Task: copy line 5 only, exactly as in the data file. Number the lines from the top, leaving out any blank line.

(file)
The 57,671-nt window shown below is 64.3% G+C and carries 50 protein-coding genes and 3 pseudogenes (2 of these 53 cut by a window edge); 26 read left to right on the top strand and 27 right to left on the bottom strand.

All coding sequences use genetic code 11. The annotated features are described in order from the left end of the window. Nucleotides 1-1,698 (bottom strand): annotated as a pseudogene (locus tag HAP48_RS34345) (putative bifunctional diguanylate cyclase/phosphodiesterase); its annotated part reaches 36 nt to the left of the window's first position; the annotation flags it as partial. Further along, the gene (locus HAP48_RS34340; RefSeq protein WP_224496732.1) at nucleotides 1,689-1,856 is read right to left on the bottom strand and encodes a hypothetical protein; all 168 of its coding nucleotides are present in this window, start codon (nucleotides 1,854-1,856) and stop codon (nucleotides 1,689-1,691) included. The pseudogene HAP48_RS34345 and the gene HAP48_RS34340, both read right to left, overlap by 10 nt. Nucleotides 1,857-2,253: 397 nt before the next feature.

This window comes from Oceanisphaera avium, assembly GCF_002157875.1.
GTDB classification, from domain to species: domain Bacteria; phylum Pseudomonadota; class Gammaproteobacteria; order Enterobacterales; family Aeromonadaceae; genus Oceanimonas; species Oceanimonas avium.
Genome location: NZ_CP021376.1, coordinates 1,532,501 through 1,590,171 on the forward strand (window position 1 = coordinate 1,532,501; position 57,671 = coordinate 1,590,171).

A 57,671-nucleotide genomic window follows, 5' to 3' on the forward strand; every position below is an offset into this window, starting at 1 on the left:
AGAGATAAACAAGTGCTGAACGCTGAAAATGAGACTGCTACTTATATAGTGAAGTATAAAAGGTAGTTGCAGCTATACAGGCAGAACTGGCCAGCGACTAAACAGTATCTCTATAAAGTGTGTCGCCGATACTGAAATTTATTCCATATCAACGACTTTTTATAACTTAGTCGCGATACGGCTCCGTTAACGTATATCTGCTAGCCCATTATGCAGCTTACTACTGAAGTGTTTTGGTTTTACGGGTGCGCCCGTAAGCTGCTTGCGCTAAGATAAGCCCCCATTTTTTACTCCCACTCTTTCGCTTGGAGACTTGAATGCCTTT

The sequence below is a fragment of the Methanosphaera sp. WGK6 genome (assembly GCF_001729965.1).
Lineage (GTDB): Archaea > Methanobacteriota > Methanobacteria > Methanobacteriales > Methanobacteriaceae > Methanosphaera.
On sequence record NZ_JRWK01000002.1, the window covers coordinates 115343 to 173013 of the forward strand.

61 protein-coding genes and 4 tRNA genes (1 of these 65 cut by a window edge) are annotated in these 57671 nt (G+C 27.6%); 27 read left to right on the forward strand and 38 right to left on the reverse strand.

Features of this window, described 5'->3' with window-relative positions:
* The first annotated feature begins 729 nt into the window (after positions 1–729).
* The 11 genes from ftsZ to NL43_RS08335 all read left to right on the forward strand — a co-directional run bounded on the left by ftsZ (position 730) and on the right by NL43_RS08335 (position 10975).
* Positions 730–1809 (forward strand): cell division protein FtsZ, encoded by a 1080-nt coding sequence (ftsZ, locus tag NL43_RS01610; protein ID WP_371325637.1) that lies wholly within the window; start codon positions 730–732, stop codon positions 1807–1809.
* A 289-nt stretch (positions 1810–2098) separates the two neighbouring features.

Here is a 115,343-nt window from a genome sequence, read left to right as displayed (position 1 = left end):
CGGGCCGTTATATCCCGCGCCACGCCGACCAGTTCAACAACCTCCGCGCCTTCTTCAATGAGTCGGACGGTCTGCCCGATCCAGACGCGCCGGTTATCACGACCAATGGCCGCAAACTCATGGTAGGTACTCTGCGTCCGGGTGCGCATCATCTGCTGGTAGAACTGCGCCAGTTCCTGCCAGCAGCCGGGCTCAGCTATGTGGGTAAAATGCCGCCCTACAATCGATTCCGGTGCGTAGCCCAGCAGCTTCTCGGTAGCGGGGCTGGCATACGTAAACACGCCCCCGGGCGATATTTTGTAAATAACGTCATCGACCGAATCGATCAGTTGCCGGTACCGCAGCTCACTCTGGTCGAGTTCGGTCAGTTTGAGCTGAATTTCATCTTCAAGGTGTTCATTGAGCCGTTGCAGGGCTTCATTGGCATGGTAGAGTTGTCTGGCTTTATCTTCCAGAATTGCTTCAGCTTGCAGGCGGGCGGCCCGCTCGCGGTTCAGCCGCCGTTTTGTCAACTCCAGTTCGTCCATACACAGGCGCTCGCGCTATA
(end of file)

Genome location: NZ_CP021376.1, coordinates 1,532,501 through 1,590,171 on the forward strand (window position 1 = coordinate 1,532,501; position 57,671 = coordinate 1,590,171).